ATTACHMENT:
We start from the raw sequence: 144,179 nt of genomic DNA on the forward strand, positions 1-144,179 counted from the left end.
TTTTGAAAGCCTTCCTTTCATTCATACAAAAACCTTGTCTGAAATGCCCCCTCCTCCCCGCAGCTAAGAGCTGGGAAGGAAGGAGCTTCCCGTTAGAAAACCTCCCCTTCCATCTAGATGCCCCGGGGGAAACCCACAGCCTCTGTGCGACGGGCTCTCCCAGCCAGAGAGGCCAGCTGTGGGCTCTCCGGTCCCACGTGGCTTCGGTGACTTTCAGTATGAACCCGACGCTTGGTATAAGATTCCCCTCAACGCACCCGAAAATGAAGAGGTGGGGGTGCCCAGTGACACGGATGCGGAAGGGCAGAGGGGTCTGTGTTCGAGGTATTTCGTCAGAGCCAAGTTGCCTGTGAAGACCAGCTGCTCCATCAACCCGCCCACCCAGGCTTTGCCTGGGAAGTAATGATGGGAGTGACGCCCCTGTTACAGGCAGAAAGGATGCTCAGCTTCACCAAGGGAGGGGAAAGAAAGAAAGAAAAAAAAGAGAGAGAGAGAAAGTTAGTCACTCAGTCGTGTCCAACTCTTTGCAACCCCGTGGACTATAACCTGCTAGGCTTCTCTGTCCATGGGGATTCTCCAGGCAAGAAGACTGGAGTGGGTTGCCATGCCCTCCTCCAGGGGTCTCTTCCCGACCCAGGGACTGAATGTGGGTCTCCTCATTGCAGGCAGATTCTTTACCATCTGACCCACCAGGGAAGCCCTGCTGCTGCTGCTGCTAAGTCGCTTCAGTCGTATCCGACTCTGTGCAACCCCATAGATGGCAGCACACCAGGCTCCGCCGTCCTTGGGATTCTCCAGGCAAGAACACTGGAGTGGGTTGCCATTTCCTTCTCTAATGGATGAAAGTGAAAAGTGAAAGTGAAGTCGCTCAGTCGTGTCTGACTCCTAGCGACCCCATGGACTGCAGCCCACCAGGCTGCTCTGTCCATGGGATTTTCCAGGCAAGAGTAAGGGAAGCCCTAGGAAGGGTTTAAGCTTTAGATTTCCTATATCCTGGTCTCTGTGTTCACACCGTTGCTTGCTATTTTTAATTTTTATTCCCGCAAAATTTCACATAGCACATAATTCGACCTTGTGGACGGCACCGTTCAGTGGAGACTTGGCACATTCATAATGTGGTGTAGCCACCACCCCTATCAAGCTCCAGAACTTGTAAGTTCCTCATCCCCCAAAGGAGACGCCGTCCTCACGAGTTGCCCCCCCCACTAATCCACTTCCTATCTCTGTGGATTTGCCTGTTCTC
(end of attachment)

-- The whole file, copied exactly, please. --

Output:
We start from the raw sequence: 144,179 nt of genomic DNA on the forward strand, positions 1-144,179 counted from the left end.
TTTTGAAAGCCTTCCTTTCATTCATACAAAAACCTTGTCTGAAATGCCCCCTCCTCCCCGCAGCTAAGAGCTGGGAAGGAAGGAGCTTCCCGTTAGAAAACCTCCCCTTCCATCTAGATGCCCCGGGGGAAACCCACAGCCTCTGTGCGACGGGCTCTCCCAGCCAGAGAGGCCAGCTGTGGGCTCTCCGGTCCCACGTGGCTTCGGTGACTTTCAGTATGAACCCGACGCTTGGTATAAGATTCCCCTCAACGCACCCGAAAATGAAGAGGTGGGGGTGCCCAGTGACACGGATGCGGAAGGGCAGAGGGGTCTGTGTTCGAGGTATTTCGTCAGAGCCAAGTTGCCTGTGAAGACCAGCTGCTCCATCAACCCGCCCACCCAGGCTTTGCCTGGGAAGTAATGATGGGAGTGACGCCCCTGTTACAGGCAGAAAGGATGCTCAGCTTCACCAAGGGAGGGGAAAGAAAGAAAGAAAAAAAAGAGAGAGAGAGAAAGTTAGTCACTCAGTCGTGTCCAACTCTTTGCAACCCCGTGGACTATAACCTGCTAGGCTTCTCTGTCCATGGGGATTCTCCAGGCAAGAAGACTGGAGTGGGTTGCCATGCCCTCCTCCAGGGGTCTCTTCCCGACCCAGGGACTGAATGTGGGTCTCCTCATTGCAGGCAGATTCTTTACCATCTGACCCACCAGGGAAGCCCTGCTGCTGCTGCTGCTAAGTCGCTTCAGTCGTATCCGACTCTGTGCAACCCCATAGATGGCAGCACACCAGGCTCCGCCGTCCTTGGGATTCTCCAGGCAAGAACACTGGAGTGGGTTGCCATTTCCTTCTCTAATGGATGAAAGTGAAAAGTGAAAGTGAAGTCGCTCAGTCGTGTCTGACTCCTAGCGACCCCATGGACTGCAGCCCACCAGGCTGCTCTGTCCATGGGATTTTCCAGGCAAGAGTAAGGGAAGCCCTAGGAAGGGTTTAAGCTTTAGATTTCCTATATCCTGGTCTCTGTGTTCACACCGTTGCTTGCTATTTTTAATTTTTATTCCCGCAAAATTTCACATAGCACATAATTCGACCTTGTGGACGGCACCGTTCAGTGGAGACTTGGCACATTCATAATGTGGTGTAGCCACCACCCCTATCAAGCTCCAGAACTTGTAAGTTCCTCATCCCCCAAAGGAGACGCCGTCCTCACGAGTTGCCCCCCCCACTAATCCACTTCCTATCTCTGTGGATTTGCCTGTTCTC